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Monday, August 20, 2012

120-Volt RV Shore Power at Home

I would like to install an electrical outlet at the house to plug our Class A motorhome into when it is here. I only want 30-amp service. Should I install a 30-amp, 3-wire, 120-volt outlet or a 240-volt, 30-amp outlet? Thanks! Robert, (no city/state)

Robert, many RVers still with a home base have opted to install a dedicated RV circuit so the coach can be plugged in at home. Obviously I am a fan of such modifications as long as they are installed per code and by a qualified and licensed electrician or electrical contractor.

The first step is to analyze if indeed you have the capacity to add a 30-amp circuit to your existing panelboard distribution box. Not just that you have the physical space in your panelboard to install another breaker, but rather that you have 30-amps of spare electrical capacity of service coming into the main panel at your house.

The next step would be to acquire the proper materials to add a 30-amp sub-panel and the associated wiring you will need. Unless the length of the run between the main panel and the new sub-panel location is extremely long, be sure to use 10-gauge conductors. You will be installing a 120-volt, 3-wire, 30-amp receptacle. It's also vital that the electrical service entrance at the house be equipped with a proper grounding rod.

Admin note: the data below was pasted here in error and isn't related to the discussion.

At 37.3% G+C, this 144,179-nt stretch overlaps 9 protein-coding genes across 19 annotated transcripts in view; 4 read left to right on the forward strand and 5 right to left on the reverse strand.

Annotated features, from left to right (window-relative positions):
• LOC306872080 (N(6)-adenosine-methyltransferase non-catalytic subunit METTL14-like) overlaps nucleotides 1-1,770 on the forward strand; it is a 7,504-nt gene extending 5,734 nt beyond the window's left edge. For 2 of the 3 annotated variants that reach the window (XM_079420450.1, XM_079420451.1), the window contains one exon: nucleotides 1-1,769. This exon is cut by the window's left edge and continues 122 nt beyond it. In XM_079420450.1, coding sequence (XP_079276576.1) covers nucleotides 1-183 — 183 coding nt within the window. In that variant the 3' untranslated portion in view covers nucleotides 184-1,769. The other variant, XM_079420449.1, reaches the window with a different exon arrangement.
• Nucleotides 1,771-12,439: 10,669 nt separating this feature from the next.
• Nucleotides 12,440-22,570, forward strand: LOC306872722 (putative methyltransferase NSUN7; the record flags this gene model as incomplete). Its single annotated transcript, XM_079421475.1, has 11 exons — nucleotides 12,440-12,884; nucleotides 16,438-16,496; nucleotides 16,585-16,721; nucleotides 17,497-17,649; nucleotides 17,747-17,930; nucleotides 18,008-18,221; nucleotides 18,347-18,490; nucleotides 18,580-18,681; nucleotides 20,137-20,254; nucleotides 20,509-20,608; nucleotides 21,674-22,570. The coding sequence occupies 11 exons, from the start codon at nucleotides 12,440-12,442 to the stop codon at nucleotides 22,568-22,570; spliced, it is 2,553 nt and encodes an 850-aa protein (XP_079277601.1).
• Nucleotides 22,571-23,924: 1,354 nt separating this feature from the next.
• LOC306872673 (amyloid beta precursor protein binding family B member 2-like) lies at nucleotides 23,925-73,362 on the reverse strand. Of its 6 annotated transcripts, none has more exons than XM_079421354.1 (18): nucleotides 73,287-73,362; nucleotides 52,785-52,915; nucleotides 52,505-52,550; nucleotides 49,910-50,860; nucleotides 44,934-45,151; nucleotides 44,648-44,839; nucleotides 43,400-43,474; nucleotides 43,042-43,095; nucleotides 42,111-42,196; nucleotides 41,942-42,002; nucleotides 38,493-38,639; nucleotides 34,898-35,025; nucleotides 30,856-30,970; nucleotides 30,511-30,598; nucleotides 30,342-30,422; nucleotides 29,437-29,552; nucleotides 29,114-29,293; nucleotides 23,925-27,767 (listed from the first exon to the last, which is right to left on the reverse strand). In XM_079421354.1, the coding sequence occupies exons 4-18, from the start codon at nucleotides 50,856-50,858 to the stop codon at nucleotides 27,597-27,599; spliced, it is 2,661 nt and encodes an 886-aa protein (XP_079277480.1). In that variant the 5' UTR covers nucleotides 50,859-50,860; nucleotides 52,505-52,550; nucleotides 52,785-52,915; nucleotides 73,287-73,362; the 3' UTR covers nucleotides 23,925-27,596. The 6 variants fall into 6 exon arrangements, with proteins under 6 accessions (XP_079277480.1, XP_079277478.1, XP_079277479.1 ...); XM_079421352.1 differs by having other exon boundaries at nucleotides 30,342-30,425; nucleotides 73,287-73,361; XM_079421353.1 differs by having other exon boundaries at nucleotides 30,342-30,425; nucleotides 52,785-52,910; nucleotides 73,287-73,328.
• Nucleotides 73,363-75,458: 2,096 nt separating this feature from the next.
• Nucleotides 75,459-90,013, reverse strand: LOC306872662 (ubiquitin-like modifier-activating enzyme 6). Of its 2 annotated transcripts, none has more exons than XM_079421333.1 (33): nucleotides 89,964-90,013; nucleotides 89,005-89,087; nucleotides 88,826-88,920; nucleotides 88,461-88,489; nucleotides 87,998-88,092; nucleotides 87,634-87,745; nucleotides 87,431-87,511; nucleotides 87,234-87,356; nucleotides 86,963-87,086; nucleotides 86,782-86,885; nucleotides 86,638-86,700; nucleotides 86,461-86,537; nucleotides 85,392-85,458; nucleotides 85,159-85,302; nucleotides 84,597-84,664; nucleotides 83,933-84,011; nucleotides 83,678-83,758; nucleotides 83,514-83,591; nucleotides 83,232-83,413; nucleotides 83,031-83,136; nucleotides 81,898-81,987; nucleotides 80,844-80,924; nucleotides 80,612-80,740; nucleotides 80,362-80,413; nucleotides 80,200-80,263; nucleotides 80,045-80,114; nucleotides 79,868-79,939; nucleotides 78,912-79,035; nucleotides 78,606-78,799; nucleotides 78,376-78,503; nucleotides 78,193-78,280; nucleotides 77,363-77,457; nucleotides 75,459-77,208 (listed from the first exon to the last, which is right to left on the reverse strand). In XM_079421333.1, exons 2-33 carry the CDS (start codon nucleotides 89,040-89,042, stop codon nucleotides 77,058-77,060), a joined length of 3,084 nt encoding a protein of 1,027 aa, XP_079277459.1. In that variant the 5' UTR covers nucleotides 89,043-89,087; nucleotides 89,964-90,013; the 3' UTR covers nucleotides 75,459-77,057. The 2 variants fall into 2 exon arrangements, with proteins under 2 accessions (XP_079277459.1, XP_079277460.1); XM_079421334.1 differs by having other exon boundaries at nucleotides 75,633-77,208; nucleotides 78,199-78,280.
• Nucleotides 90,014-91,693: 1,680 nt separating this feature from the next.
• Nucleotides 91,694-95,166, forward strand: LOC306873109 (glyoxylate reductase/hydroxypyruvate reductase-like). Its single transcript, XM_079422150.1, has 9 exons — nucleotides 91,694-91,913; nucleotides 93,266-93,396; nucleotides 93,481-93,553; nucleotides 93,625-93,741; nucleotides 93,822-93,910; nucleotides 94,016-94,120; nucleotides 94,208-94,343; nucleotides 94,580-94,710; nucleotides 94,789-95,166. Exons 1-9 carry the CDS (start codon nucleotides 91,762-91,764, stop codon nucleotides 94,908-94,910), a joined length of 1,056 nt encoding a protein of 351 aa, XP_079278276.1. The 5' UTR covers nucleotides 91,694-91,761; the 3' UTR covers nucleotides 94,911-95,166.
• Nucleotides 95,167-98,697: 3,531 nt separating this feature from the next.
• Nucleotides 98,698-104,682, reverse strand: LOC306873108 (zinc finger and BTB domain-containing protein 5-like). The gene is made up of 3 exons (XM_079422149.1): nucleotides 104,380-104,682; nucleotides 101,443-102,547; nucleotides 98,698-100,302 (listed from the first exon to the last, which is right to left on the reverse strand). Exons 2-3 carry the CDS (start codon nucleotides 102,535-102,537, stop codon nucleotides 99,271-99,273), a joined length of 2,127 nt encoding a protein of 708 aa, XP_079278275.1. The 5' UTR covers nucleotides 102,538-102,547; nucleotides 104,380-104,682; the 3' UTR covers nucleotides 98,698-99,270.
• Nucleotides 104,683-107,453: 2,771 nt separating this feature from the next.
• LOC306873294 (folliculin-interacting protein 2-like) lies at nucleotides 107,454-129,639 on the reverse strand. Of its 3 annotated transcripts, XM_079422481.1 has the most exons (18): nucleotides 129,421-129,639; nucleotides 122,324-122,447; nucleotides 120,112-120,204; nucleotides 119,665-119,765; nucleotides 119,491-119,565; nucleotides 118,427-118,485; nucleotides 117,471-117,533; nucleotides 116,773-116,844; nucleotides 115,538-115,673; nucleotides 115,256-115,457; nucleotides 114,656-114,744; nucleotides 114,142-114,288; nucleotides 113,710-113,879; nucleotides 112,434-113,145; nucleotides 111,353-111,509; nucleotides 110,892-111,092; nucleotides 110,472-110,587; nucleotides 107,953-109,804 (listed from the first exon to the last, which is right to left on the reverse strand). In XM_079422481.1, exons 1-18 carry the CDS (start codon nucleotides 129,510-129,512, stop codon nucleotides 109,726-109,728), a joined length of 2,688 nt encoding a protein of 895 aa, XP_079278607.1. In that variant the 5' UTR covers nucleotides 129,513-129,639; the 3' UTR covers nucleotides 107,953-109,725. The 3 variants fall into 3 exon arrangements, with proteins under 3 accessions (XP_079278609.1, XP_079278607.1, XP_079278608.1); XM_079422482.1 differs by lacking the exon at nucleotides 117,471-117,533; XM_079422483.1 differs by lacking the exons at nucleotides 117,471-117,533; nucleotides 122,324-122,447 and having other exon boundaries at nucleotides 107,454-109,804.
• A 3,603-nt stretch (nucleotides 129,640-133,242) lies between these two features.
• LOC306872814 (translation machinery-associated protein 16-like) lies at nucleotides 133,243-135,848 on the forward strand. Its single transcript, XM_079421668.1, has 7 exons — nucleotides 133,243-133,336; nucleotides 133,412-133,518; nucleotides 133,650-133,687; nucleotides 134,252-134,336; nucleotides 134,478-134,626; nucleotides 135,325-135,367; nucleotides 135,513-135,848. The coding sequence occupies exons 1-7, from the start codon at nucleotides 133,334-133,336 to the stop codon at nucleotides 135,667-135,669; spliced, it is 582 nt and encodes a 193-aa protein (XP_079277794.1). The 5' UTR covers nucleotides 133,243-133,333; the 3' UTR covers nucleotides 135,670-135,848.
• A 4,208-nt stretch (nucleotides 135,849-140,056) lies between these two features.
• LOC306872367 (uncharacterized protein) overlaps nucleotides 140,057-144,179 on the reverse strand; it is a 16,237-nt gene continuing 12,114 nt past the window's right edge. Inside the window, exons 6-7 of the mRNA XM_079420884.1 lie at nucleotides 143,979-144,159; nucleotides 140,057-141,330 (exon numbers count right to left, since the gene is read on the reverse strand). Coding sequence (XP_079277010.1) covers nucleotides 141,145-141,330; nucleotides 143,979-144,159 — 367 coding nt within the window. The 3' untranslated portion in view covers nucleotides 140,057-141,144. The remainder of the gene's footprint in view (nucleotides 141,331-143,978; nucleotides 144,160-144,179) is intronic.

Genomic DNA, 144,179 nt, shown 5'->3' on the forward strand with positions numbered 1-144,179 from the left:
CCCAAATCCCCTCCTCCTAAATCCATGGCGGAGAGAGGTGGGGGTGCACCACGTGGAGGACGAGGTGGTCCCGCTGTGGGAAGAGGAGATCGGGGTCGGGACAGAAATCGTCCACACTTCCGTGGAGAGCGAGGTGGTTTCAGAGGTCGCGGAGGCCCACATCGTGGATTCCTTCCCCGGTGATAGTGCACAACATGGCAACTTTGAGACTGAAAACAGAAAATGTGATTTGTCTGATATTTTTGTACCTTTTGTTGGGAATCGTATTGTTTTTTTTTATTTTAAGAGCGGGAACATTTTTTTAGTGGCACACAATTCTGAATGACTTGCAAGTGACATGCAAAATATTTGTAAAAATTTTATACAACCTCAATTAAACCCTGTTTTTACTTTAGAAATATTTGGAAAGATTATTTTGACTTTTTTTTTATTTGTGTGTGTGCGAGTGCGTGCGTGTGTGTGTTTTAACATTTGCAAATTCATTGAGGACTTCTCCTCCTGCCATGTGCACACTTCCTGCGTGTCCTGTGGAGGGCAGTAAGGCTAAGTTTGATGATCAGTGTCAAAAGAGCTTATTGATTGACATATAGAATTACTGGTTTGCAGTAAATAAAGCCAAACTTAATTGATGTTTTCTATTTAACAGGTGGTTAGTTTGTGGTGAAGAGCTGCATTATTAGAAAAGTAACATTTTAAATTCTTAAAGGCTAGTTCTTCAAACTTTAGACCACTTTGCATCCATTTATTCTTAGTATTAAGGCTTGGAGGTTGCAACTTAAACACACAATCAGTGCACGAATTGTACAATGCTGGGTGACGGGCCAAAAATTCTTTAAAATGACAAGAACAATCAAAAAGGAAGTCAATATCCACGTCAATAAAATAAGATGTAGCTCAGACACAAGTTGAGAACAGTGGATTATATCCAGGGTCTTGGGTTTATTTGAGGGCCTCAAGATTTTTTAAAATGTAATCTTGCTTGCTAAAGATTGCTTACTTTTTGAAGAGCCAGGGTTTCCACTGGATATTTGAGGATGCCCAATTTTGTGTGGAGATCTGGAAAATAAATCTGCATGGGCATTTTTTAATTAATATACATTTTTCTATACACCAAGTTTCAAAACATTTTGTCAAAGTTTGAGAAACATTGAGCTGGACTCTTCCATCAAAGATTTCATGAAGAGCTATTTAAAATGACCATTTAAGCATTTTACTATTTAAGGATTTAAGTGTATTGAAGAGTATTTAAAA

The RV 30-amp receptacle (as pictured), is common only to the RV industry. This configuration is not used in any other application, so you may have to purchase one from a local RV service center rather than from a commercial electrical parts house. Do NOT wire two legs of 120-volts into a 240-volt configuration! Your three conductors will consist of one hot lead (black), one neutral lead (white) and one ground conductor (bare copper or green). Protect the circuit with a 30-amp circuit breaker.

I would further suggest installing a disconnect switch at the receptacle box as well; one that can be locked out when not needed. Be sure to use the appropriate tubing, conduit, 4x4 boxes, conductors, breaker and weatherproof enclosures that comply with the National Electrical Code (NEC) and any other local standards in your area.

Again, your best resource is a licensed and qualified electrician. Please notice I almost always use “licensed” and “qualified” in the same sentence when referring to electricians. It’s not a difficult task but I highly recommend having a dedicated RV receptacle at the house, especially if the electrical integrity of the other circuits in the home are unknown or dubious. As an example, some older homes may not have a neutral conductor in the existing wiring.

The optimum location for the RV receptacle is that location which does not require the use of an extension cord in order to connect the motorhome. If you must still use an extension cord, be sure that it too is rated for 30-amps of current flow or more. Use the shortest extension possible. You’ll want to avoid a coiled up 100-foot extension cord when a 20-footer would still reach. The less length, the less heat. The less heat, the less resistance. The less resistance, the less voltage drop. Obviously, less, in these instances, is better! But I do want to emphasize that this is definitely not a do-it-yourself project! Always retain the services of a professional, licensed electrician.

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